Charitable Tax Deductions

One of the more popular tax-saving strategies for individual income tax returns is donating to charities.

documentDEDUCTIBILITY

Charitable contributions can help taxpayers reduce their taxable income (hence reducing their income taxes), but the donation must be paid to a non-profit organization that is recognized by the IRS. Taxpayers will report such donations in Schedule A (Itemized Deductions) of the U.S. individual income tax return, Form 1040. Contributing to charities is a common practice and a great method to reduce taxes while supporting a charitable cause.

LIMITATION

Even though charitable contributions are so popular, there is still a limitation (Lower Income Limitation). This limits the amount of a deductible contribution to 50% of your Adjusted Gross Income (AGI). For example, if the taxpayer has an AGI of $30,000, the maximum donation deduction is limited to 50% of the AGI, which is $15,000. Any additional donations that exceed this limit can be carried over to the following year (for up to 5 years).

PHASE-OUT & AMT

While most tax deductions and credits are subject to high income phase-outs and Alternative Minimum Tax (AMT) limitations, charitable contributions are one of the few deductions that are not subject to these limitations.  

Phase-out is when a taxpayer’s income exceeds a certain threshold, making them ineligible for some deductions or reducing the amount they can deduct. For example, using the passive loss deduction can reduce taxable income by as much as $25,000, however if the taxpayer’s AGI exceeds $100,000, the $25,000 deductibility starts to decrease. Once the taxpayer’s AGI reaches over $150,000, the passive loss deductibility is reduced to $0. The AMT limitation is very similar. While Phase-Out reduces or eliminates the tax deductibility, AMT recalculates taxable income by reducing the effect of some tax favored deductions.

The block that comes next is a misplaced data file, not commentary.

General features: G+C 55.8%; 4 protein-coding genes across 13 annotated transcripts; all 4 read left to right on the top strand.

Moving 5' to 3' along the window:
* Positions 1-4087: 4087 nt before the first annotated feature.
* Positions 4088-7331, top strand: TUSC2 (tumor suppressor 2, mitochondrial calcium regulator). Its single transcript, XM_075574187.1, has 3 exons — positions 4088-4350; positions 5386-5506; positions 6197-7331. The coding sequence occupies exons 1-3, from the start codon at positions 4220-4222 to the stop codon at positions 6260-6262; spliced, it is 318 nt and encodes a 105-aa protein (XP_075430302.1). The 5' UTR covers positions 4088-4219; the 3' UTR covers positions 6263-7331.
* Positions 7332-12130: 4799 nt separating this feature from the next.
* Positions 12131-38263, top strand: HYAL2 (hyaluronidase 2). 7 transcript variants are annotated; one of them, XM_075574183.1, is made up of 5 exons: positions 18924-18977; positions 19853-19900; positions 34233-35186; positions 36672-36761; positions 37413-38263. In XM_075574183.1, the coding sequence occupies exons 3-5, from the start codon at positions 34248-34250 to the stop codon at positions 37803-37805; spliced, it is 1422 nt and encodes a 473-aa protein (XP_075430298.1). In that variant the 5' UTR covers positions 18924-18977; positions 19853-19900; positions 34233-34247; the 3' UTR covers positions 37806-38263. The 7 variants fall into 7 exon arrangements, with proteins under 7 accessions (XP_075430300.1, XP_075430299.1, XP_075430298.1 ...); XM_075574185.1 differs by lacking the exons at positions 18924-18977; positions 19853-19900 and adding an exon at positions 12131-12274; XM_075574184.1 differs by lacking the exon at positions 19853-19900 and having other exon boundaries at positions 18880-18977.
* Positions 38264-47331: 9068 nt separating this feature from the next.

TAX PLANNING

Charitable contributions are not for everyone. In general, taxpayers who do not qualify for or use “Itemized Deduction” Schedule A have no use for reporting charitable contributions on their taxes. This happens whenever the taxpayer’s itemized deductions are less than the “Standard Deduction”. Each year, the IRS provides all taxpayers with a standard deduction of around $9,300 (for 2016) to help taxpayers reduce their taxable income. Therefore, it is best to consult with a tax advisor before investing heavily in charitable contributions.


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Daniel Lu

Daniel Lu - Certified Public Accountant

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